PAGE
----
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Apple tartelettes

post #1 of 7
Thread Starter 

I'm not much of a desert person, but this utterly simple desert is so ultralight that it's become my favorite.

 

Cut rounds from puff pastry. I never make my own puff pastry, a little too complicated. Use a saucer to cut nice rounds.

Preheat the oven at 200°C. Soak a handful of raisins in grappa; both are almost family of each other.

Peel some sweet apples and cut in thin halfmoon slices. Stack on the pastry rounds, make sure they overlap generously as they will shrink.

Mix some plain sugar with 1/4 teaspoon of chinese 5-spices and mix. Sprinkle half of the sugar preparation over the apples.

You could put a very small piece of butter on them too, but it's not necessary.

Bake in the hot oven for 30-40 minutes; always lift one and check if the pastry is golden brown underneath, so, don't get them out sooner.

As soon as they come out of the oven, sprinkle again with the rest of the sugar preparation.

Have some fat cream, add a little sugar and a tablespoon of the grappa from the raisin/grappa mixture and whisk until a little thickened. Add some raisins.

 

My question; I would like a thin, smooth layer between apples and pastry, a cream or something, to go in the oven indeed. Any suggestions?

 

appeltaartjesGrappacreme2.jpg

post #2 of 7
Thread Starter 

Well, to be honest, I would have expected an avalanche of suggestions by now! After all, isn't applepie America's Nr. 1 desert?

post #3 of 7

Yes, chrisbelgium, apple PIE not tart. The apple layer is about 3 cm thick or more!  I used to make an apple pie with a cream layer, but you can;t do that with a puff pastry round, unless you cut another round and then cut a smaller round out of the center, lay the outside ring on the first round, glueing it with egg.  Then i think it would puff enough to hold the cream - MAYBE.  I prefer apple tart and pie with a brisee crust, then you could use a small tart pan (like quiche pan) and put a layer of pastry cream and the apples on top.  I prefer a little apricot jam to the sugar.  That might work, what do you think?

"Siduri said, 'Gilgamesh, where are you roaming? You will never find the eternal life that you seek...Savour your food, make each of your days a delight, ... let music and dancing fill your house, love the child who holds you by the hand and give your wife pleasure in your embrace.'"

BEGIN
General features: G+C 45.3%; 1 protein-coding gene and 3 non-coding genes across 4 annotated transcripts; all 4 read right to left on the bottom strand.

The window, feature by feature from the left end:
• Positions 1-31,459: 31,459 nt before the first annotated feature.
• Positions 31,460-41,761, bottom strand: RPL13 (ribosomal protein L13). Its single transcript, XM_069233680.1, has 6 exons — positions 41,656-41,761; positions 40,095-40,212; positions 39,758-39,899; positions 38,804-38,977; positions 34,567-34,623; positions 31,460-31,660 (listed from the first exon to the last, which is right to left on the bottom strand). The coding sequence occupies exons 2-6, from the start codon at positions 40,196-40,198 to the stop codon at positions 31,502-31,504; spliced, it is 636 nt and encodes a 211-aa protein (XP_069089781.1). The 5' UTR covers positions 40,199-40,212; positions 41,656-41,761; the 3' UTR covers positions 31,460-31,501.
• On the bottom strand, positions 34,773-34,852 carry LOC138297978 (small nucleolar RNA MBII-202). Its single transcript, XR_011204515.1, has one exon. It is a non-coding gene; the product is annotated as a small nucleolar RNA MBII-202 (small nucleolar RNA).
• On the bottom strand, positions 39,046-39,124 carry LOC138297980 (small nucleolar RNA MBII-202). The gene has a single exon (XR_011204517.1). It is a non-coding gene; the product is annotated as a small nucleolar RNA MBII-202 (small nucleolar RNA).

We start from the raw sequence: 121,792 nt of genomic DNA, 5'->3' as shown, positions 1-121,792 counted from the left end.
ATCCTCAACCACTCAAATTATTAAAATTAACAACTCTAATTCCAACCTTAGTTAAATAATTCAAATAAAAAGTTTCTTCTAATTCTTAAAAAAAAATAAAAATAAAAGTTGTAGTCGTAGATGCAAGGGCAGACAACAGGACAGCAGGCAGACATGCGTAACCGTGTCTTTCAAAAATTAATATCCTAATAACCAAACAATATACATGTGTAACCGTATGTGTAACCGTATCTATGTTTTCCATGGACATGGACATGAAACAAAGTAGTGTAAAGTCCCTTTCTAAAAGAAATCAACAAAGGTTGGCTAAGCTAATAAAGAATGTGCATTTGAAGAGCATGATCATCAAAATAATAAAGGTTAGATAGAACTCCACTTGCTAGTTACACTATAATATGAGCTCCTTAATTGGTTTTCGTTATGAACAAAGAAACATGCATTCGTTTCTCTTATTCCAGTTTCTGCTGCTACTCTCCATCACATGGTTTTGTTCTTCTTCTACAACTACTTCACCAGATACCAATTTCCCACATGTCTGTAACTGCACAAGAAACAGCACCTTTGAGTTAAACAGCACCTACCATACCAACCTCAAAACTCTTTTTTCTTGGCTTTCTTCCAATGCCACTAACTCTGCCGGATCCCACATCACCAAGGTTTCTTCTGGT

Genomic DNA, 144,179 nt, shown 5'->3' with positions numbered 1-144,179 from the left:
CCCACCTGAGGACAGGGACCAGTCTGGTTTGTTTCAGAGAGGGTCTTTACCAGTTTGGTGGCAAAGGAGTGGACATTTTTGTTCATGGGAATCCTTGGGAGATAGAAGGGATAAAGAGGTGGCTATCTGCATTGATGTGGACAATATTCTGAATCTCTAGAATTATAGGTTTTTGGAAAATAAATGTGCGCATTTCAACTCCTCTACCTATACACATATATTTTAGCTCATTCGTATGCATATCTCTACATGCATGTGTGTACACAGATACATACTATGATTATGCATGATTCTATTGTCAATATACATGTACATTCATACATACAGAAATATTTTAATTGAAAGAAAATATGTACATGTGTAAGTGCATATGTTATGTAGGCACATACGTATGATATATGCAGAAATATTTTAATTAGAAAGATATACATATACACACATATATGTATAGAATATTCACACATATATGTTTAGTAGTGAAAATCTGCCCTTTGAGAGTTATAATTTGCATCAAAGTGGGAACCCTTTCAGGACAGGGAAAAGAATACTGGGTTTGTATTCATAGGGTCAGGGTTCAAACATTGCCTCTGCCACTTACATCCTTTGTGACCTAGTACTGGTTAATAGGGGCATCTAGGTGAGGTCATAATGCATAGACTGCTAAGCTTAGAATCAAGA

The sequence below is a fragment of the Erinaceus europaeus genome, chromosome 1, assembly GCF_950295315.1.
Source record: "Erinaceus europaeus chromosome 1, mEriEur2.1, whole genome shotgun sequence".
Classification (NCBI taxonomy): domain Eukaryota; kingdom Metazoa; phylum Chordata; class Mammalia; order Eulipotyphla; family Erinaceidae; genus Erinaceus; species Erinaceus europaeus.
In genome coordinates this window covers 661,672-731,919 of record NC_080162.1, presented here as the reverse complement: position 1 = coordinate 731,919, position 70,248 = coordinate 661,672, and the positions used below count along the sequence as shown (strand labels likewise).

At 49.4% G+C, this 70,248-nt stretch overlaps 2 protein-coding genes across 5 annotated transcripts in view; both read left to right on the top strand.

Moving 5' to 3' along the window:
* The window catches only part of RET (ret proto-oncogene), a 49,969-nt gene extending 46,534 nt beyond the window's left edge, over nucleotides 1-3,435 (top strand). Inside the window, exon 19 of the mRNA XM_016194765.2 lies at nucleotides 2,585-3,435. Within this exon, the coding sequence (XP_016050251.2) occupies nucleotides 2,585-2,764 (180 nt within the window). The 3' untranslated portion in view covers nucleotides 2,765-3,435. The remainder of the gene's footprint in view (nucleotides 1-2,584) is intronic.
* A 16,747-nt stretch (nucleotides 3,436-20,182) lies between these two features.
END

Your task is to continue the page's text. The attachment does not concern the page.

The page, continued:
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"Siduri said, 'Gilgamesh, where are you roaming? You will never find the eternal life that you seek...Savour your food, make each of your days a delight, ... let music and dancing fill your house, love the child who holds you by the hand and give your wife pleasure in your embrace.'"
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post #4 of 7
Thread Starter 

Hi Siduri, I was thinking of a thin layer of pastry cream (crème patissière) as well. The apricot jam is indeed often used to make fruit on a tartelette look glossy. Yesterday I read a recipe by Australian foodwriter Donna Hay (she's veeeeery good!) suggesting to combine mascarpone with applecompote and then top with apple? I would love to try something similar, but maybe a mix of mascarpone with my homemade apple jelly would be nice! Do you have any experience doing this, since you live in Italy? I also thought about ricotta, but it always turns out too grainy in other hot preparations.

Also, I will keep the puff pastry... I love it!

 

BTW, your suggestion of building that 2 layer puff pastry is often used over here to serve with a chicken ragout (poached chicken, minced in bechamel and mushrooms) we call the dish "Vol-au-vent", the french often call it "bouchée à la Reine". The pastry itself is mostly called a bouchée.

And it might indeed be a splendid idea to try it out filled with apples and cream!


Edited by ChrisBelgium - 10/31/10 at 3:55am
post #5 of 7

Try this:  Cut 2 identical circles from the puff pastry. Place one on the baking sheet and egg wash it. Place the second one directly on top of the first. Now with a sharp blade cut a border out of the top layer and remove the inside dough from the circle. What you have now is a raised border with which to hold your filling in place below the apples. The border will rise up and encase the apples with the filling.

Note please that when you egg wash the final product before baking make sure no wash drips down the sides as it will prevent the dough from raising properly. Use a well drained brush to help.

post #6 of 7
Thread Starter 

ChefRoss, thanks. I read your post after I was editing my previous post. The last paragraph of my reply to Siduri counts also for you. You made the same suggestion as Siduri did. Thanks both!

post #7 of 7

I never used mascarpone in a cream to be baked and don't know what the result would be.  I would make a thick pastry cream with a little extra flour.  I love pastry cream baked IN a tart but don't much like it on its own, or put into a baked shell - there's something different about the textures i don't like. 

 

I like the apricot jam not only for its glossiness but for the flavor and sweetness (or sweetness through flavor) it imparts. 

 

By the way, your picture is very appealing.  Forgot to mention. 

"Siduri said, 'Gilgamesh, where are you roaming? You will never find the eternal life that you seek...Savour your food, make each of your days a delight, ... let music and dancing fill your house, love the child who holds you by the hand and give your wife pleasure in your embrace.'"
Reply
"Siduri said, 'Gilgamesh, where are you roaming? You will never find the eternal life that you seek...Savour your food, make each of your days a delight, ... let music and dancing fill your house, love the child who holds you by the hand and give your wife pleasure in your embrace.'"
Reply
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